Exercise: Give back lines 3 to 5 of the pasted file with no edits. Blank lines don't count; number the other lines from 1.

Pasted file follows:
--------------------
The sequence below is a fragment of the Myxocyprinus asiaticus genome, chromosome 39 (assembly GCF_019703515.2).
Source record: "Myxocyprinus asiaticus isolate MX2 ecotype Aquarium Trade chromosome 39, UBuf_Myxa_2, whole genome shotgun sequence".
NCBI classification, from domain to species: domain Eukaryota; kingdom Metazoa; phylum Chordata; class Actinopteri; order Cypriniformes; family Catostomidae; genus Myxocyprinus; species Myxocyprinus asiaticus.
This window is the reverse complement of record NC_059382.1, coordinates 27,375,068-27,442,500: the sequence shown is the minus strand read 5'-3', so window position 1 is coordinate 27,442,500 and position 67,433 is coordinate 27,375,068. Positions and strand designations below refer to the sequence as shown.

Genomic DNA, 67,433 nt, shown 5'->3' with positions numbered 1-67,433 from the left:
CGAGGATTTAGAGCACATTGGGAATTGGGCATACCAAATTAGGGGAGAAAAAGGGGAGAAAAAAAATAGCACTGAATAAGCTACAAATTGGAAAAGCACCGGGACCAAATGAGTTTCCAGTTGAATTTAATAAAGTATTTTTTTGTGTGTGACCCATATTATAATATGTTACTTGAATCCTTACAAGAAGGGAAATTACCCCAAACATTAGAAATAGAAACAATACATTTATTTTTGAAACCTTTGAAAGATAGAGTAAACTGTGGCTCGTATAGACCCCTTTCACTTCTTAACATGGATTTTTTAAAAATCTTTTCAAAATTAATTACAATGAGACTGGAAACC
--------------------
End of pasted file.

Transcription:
NCBI classification, from domain to species: domain Eukaryota; kingdom Metazoa; phylum Chordata; class Actinopteri; order Cypriniformes; family Catostomidae; genus Myxocyprinus; species Myxocyprinus asiaticus.
This window is the reverse complement of record NC_059382.1, coordinates 27,375,068-27,442,500: the sequence shown is the minus strand read 5'-3', so window position 1 is coordinate 27,442,500 and position 67,433 is coordinate 27,375,068. Positions and strand designations below refer to the sequence as shown.

Genomic DNA, 67,433 nt, shown 5'->3' with positions numbered 1-67,433 from the left: